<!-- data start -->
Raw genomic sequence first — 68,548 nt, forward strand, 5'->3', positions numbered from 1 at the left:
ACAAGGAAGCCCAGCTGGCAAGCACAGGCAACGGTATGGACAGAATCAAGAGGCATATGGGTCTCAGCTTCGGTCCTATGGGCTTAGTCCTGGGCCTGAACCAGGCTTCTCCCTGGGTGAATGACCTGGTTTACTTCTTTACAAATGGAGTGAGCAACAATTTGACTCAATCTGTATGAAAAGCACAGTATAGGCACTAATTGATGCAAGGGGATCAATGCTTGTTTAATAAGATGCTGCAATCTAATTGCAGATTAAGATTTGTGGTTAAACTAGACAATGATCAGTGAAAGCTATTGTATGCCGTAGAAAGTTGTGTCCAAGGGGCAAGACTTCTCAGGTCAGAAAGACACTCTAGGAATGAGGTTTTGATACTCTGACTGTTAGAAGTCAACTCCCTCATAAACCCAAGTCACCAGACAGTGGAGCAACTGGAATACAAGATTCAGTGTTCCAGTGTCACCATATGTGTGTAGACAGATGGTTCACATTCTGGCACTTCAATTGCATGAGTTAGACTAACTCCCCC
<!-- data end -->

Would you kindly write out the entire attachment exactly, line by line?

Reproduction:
Raw genomic sequence first — 68,548 nt, forward strand, 5'->3', positions numbered from 1 at the left:
ACAAGGAAGCCCAGCTGGCAAGCACAGGCAACGGTATGGACAGAATCAAGAGGCATATGGGTCTCAGCTTCGGTCCTATGGGCTTAGTCCTGGGCCTGAACCAGGCTTCTCCCTGGGTGAATGACCTGGTTTACTTCTTTACAAATGGAGTGAGCAACAATTTGACTCAATCTGTATGAAAAGCACAGTATAGGCACTAATTGATGCAAGGGGATCAATGCTTGTTTAATAAGATGCTGCAATCTAATTGCAGATTAAGATTTGTGGTTAAACTAGACAATGATCAGTGAAAGCTATTGTATGCCGTAGAAAGTTGTGTCCAAGGGGCAAGACTTCTCAGGTCAGAAAGACACTCTAGGAATGAGGTTTTGATACTCTGACTGTTAGAAGTCAACTCCCTCATAAACCCAAGTCACCAGACAGTGGAGCAACTGGAATACAAGATTCAGTGTTCCAGTGTCACCATATGTGTGTAGACAGATGGTTCACATTCTGGCACTTCAATTGCATGAGTTAGACTAACTCCCCC